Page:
Collins to work toward increasing visitation to Arkansas by groups and promoting the state's appeal
PCA cars abound
I'll admit the recent hike in my property taxes has a bit to do with my complaint. Lately, I see Pulaski County assessor cars everywhere. Not the same car, but different, late model American cars tooling around town — the grocery store, gas station, Target. I see them on weekends and in the evenings. As I drove to work on a recent morning — in my own car — I saw a PCA car around 7:30 a.m. crossing the Broadway Bridge, headed toward downtown LR. Was it an assessment emergency that pulled him from his bed? Maybe somewhere in our city a house suddenly became more valuable and needed a stat assessment. I see the cars parked overnight in driveways. I need to know why the Pulaski County Assessor's Office needs a fleet of vehicles for employees. Not a good use of my ever-increasing tax dollars.
'Disgusted' by Miss Arkansas coverage
I have never read such a malicious, distasteful newspaper article in my life ("Musing over Miss Arkansas," July 18). [Cheree Franco] is invited to sit front row and watch these women who have worked countless hours trying to make a difference through community service and volunteer work only to be mocked. The world needs more people like these contestants. There is much more to them than just mud-faced make-up and bleached blonde hair. I'm sure Franco had no idea what she was in for when she was face to face with these women. Sounds like she was a little overwhelmed with intimidation. Miss Arkansas contestants have that effect on people. Her article reflected nothing but her insecurities. I expected more class from a fellow Arkansan and a newspaper covering this event. I think you owe the entire Miss Arkansas Organization and all the contestants an apology.
For a nuclear-weapon-free world
Every year individuals and communities across our country take time out on Aug. 6 to commemorate the 1945 atomic bombings of Hiroshima and Nagasaki. Two groups in Little Rock, the Arkansas Coalition for Peace and Justice (ACPJ) and Women's Action for New Directions (WAND), annually hold a event for this purpose that is open to the public.
The United States is the only country to have used a nuclear weapon on a civilian population. More than 100,000 persons — men, women and children — died at Hiroshima on Aug. 6, 1945, and three days later another 60,000 died when an atom bomb was dropped at Nagasaki. It is useful to remember these horrific acts in which tens of thousands died an agonizing death. An annual observance serves as an act of atonement, or perhaps it affords a moment of accountability, or both. It was our government, after all, that undertook these deeds. And even if one claims that the bomb was necessary to save American soldiers who might otherwise have had to face a land invasion of Japan, we were the ones who opened this Pandora's Box of thinking that, in war, anything is justified as a means towards an end.
America has embraced nuclear weapons as the cornerstone of U.S. national security ever since, and particularly during the years of the Cold War. But President Obama urged placing the idea of a nuclear-free world on the agenda early in his administration; both ACPJ and WAND see this as a wake-up call, as a time that history can be made by eliminating nuclear weapons by 2020, the goal set at an international conference held in Hiroshima in 2010.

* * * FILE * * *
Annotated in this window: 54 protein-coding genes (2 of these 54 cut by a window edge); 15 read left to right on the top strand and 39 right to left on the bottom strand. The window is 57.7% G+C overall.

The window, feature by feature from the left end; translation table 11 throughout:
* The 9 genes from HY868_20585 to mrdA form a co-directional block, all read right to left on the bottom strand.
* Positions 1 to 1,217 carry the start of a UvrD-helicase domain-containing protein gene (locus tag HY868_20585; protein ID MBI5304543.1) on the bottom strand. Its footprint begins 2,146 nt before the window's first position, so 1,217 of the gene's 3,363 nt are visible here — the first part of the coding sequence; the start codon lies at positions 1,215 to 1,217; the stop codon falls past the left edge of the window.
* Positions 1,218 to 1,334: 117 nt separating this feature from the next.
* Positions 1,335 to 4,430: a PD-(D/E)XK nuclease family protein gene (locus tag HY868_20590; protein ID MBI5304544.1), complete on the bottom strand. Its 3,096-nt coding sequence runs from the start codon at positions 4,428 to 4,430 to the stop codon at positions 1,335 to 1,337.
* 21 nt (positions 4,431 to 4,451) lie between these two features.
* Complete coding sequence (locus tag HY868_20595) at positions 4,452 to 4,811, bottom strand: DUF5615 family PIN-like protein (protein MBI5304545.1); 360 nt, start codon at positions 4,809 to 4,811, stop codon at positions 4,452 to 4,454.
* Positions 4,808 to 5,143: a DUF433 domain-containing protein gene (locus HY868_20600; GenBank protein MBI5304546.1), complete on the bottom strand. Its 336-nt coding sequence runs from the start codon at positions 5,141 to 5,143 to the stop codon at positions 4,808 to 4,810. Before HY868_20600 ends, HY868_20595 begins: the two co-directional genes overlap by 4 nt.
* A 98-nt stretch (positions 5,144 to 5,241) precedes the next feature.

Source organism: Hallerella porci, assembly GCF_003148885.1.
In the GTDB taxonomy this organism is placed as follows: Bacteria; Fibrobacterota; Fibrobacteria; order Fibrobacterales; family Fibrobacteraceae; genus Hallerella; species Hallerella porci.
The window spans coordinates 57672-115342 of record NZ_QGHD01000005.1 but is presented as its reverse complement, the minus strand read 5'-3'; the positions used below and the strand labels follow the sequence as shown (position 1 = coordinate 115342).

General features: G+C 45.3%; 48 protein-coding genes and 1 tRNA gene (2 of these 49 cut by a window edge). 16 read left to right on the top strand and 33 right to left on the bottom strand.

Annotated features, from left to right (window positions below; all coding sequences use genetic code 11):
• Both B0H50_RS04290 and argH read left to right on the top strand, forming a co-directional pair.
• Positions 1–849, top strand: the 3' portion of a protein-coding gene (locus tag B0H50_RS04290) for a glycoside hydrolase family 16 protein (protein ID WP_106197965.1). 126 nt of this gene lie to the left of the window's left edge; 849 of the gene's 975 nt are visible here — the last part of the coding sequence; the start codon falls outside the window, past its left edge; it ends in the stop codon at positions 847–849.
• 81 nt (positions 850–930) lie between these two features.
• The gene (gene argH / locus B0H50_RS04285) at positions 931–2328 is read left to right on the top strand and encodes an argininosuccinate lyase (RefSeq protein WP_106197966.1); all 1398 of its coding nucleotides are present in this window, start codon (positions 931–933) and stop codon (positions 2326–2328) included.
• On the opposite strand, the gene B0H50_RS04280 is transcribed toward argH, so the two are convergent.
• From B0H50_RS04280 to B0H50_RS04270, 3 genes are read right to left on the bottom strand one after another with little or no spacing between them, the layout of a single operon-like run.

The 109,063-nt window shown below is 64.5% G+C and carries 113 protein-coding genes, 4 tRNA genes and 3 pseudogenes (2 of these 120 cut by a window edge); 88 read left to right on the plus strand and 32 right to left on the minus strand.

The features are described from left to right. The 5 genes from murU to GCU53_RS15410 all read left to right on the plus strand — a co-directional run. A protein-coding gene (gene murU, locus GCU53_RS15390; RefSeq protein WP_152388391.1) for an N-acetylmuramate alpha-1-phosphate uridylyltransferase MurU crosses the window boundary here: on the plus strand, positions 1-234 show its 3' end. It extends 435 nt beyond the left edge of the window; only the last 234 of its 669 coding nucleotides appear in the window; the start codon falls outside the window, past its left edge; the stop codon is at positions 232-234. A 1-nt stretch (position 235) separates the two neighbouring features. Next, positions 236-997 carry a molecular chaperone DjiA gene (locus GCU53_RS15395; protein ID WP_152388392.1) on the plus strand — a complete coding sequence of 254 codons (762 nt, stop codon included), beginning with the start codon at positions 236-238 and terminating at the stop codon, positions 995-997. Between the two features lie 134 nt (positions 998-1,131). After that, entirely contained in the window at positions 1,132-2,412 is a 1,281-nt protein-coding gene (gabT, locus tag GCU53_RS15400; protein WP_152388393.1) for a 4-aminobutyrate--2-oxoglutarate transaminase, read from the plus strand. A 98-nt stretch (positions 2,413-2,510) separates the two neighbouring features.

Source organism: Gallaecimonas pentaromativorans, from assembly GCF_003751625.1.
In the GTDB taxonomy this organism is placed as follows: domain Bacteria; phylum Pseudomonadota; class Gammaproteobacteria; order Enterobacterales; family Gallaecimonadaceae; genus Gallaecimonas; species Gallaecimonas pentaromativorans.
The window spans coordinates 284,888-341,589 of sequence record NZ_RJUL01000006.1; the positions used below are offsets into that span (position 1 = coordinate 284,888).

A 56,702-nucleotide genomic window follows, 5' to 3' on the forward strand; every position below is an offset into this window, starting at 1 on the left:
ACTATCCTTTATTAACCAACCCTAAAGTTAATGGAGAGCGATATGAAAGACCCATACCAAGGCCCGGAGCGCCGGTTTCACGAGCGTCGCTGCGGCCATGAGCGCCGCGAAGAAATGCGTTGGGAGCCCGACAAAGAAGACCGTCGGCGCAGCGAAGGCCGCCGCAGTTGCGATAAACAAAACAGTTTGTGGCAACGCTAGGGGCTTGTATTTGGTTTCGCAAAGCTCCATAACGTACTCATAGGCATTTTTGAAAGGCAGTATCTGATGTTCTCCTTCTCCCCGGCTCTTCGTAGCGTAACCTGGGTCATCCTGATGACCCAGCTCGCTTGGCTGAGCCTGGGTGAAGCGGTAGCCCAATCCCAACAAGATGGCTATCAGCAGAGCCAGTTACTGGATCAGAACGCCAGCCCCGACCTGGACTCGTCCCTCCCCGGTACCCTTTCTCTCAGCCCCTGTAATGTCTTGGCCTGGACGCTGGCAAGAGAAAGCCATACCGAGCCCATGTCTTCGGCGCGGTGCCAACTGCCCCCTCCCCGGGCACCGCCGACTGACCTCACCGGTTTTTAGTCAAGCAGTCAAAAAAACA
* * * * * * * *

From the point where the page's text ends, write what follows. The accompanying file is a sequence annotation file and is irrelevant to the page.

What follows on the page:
The New Start treaty, the first bilateral arms control agreement in a decade that we signed with the Russians in 2010, calls for a modest nuclear reduction in warheads (up to 1,550), and so will help, it is assumed, make the world safer. Each country is guaranteed continued insight into the other's strategic arsenals, with regular inspections. It allows even for a limited national missile defense program and the expenditure of funds (up to $100 billion!) to refurbish nuclear weapons and delivery systems.
July 16 marked the 67th anniversary of the first nuclear test explosion in New Mexico. This took place less than a month before the bombing of Hiroshima. In the years that followed the U.S. conducted 1,030 nuclear test explosions — more than any other country in the world. It has been shown that radioactive fallout from this testing has negatively impacted health all across America and the globe.
We should renew, immediately, our commitment to achieve a permanent ban on nuclear weapons testing by ratifying the Comprehensive Nuclear Test Ban Treaty (CTBT). Some 150 countries have already signed on. Our ratification will enhance our own security by adding a key tool — the prohibition of tests — to current efforts to stop the spread of such weapons. By eliminating the testing option for new or potential nuclear states, we make it much harder for proliferation to take place. It is virtually impossible for any state to detonate a nuclear test explosion without being detected. A testing ban also will make it harder for countries (and terrorists) to develop smaller and deadlier nuclear weapons technology. Not ratifying puts the U.S. in a league with India, Pakistan, North Korea, Egypt and China.
We have the largest nuclear arsenal in the world and can afford to take a strong leadership role. But, we can't easily ask others to not test while refusing to commit to the same ourselves.
We remember the events of August 1945, commemorate the terrible losses in human life and recommit our country to seeing that it never happens again. America needs to ratify the CTBT now. Nuclear weapons are no longer acceptable. A planet free of nuclear weapons is the kind of world we've promised to pass on to our children and grandchildren.
We urge our senators, Sen. John Boozman and Sen. Mark Pryor, to help us take this step right now, moving us closer to ridding the world of the ghastly scourge of nuclear weapons.
Chairman, Arkansas Coalition for Peace and Justice
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